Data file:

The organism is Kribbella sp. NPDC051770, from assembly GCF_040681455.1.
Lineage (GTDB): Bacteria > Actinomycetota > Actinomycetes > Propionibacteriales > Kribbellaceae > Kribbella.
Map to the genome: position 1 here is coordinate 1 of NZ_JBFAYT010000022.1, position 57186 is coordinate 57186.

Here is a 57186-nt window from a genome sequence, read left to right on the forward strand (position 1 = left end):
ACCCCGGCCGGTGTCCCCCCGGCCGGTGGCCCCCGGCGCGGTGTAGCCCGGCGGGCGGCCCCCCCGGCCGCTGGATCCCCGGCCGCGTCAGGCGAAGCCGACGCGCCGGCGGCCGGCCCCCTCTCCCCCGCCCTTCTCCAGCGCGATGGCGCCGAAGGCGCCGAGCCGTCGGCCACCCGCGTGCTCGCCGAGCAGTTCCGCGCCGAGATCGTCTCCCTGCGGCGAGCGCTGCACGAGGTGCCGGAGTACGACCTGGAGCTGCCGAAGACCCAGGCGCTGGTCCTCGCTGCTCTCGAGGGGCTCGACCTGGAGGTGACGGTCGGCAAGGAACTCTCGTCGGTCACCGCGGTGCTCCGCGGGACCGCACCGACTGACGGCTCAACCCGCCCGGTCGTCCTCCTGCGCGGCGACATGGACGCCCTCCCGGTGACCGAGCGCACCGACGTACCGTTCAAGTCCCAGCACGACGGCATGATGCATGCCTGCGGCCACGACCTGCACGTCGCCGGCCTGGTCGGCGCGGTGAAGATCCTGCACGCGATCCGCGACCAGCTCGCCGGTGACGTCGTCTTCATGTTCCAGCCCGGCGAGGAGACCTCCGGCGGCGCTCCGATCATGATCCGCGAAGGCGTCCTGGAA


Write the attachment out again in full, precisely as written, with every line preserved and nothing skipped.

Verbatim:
The organism is Kribbella sp. NPDC051770, from assembly GCF_040681455.1.
Lineage (GTDB): Bacteria > Actinomycetota > Actinomycetes > Propionibacteriales > Kribbellaceae > Kribbella.
Map to the genome: position 1 here is coordinate 1 of NZ_JBFAYT010000022.1, position 57186 is coordinate 57186.

Here is a 57186-nt window from a genome sequence, read left to right on the forward strand (position 1 = left end):
ACCCCGGCCGGTGTCCCCCCGGCCGGTGGCCCCCGGCGCGGTGTAGCCCGGCGGGCGGCCCCCCCGGCCGCTGGATCCCCGGCCGCGTCAGGCGAAGCCGACGCGCCGGCGGCCGGCCCCCTCTCCCCCGCCCTTCTCCAGCGCGATGGCGCCGAAGGCGCCGAGCCGTCGGCCACCCGCGTGCTCGCCGAGCAGTTCCGCGCCGAGATCGTCTCCCTGCGGCGAGCGCTGCACGAGGTGCCGGAGTACGACCTGGAGCTGCCGAAGACCCAGGCGCTGGTCCTCGCTGCTCTCGAGGGGCTCGACCTGGAGGTGACGGTCGGCAAGGAACTCTCGTCGGTCACCGCGGTGCTCCGCGGGACCGCACCGACTGACGGCTCAACCCGCCCGGTCGTCCTCCTGCGCGGCGACATGGACGCCCTCCCGGTGACCGAGCGCACCGACGTACCGTTCAAGTCCCAGCACGACGGCATGATGCATGCCTGCGGCCACGACCTGCACGTCGCCGGCCTGGTCGGCGCGGTGAAGATCCTGCACGCGATCCGCGACCAGCTCGCCGGTGACGTCGTCTTCATGTTCCAGCCCGGCGAGGAGACCTCCGGCGGCGCTCCGATCATGATCCGCGAAGGCGTCCTGGAA